Forgive them? But they were guilty of the greatest crime in all history.
Forgive them? But he was innocent … and they knew it.
Forgive them! But they had twisted the truth, made up lies, slandered his name, bribed his treasurer, rigged the trial, and guaranteed his death. It was murder pure and simple. They meant to kill him… and they did.
Forgive them? How could it be?
But that’s what he said. “Father, forgive them.” He was a good man, the best man the world has ever seen. He came to show us how to live and he came to show us how to die. He came to save us while we were yet sinners. He even came to save those who put him to death.
“Father, forgive them.” I’m so glad Jesus said that, because it shows us that forgiveness is always possible. If he could forgive, then anything is possible. If the Son of God could rise above anger and hatred, if he could find a way to forgive his enemies, then so can we.
Four Steps to Freedom
I wonder how many of us have gotten in trouble because we gave in to our anger. I wonder how many of us have said things in a moment of tension that we later lived to regret. I wonder how many marriages have been broken, how many friendships have ended, how many jobs have been lost because we have lost our temper and said and done things we later regretted.
Is there a better way? How do you handle your anger so that it doesn’t destroy you?
Let me end my message with four suggestions.
1. Have the courage to face your anger.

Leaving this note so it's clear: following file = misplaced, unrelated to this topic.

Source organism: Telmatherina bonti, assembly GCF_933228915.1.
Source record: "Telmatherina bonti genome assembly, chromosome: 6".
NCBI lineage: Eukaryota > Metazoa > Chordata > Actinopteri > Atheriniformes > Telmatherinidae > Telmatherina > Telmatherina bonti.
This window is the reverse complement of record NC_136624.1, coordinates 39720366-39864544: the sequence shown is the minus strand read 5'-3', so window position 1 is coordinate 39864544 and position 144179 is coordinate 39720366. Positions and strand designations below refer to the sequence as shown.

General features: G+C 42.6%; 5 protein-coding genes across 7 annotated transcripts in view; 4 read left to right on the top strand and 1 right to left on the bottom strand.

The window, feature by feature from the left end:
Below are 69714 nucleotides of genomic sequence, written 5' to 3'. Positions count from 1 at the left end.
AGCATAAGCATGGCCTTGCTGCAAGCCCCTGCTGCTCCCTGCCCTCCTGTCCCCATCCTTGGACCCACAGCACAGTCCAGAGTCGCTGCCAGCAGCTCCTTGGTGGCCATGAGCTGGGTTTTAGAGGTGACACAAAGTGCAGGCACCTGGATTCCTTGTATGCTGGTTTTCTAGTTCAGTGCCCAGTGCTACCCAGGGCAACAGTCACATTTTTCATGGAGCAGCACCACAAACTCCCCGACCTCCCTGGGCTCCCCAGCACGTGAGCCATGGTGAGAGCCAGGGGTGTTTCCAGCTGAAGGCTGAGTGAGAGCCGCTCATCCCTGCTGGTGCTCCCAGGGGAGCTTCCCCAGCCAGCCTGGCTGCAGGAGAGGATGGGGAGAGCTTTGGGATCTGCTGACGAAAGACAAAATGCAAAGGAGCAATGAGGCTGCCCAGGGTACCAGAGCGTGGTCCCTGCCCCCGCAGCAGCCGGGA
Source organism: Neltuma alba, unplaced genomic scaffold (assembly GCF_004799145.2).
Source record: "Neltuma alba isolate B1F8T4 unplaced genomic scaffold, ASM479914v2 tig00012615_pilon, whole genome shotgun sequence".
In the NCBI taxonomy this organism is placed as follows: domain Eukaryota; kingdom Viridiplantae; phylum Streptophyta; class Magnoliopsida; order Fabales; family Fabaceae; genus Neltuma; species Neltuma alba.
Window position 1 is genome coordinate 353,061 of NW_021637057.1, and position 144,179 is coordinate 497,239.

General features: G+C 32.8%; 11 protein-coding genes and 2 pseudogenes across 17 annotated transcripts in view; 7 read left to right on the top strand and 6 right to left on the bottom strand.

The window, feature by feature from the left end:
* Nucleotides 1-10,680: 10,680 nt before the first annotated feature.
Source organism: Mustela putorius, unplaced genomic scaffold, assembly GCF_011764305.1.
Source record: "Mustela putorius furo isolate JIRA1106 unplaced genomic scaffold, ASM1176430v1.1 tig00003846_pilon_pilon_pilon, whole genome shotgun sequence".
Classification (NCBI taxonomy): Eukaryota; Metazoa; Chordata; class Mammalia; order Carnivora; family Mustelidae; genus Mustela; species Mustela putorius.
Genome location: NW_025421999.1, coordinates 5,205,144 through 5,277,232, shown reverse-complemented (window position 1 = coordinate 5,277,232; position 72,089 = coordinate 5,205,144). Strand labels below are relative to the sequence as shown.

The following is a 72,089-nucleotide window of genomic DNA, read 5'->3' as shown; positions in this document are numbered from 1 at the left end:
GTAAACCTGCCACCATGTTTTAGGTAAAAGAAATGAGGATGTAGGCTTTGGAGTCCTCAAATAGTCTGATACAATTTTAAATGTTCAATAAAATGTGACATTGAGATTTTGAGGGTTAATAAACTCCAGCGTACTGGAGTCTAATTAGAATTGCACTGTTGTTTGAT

It all begins here. Until you can admit to the “other face” that no one ever sees, you will never get better. So many of us have a public face that looks good and a private face that we keep behind locked gates and stone walls, a face of anger and hatred.
Let me say that I have learned from hard personal experience the truth of what I am talking about. I know what it is to lose your temper in a critical moment and say things you regret later. I also know that years later things can never be as they once were. For me, the healing didn’t begin until I could say, “I got angry and lost my temper. The rest doesn’t matter. I have to own up to my own problems.”
2. Share your struggles with a friend.
As the evidence has started to come out, it seems like many of his friends knew that O.J. Simpson had a strong temper and that he was prone to violent behavior. The police knew it. But no one confronted him with the ugly truth. No one cared enough. What if he had said, “I need some help. I’ve got some anger in me that I’m not handling very well.” Would things be different today?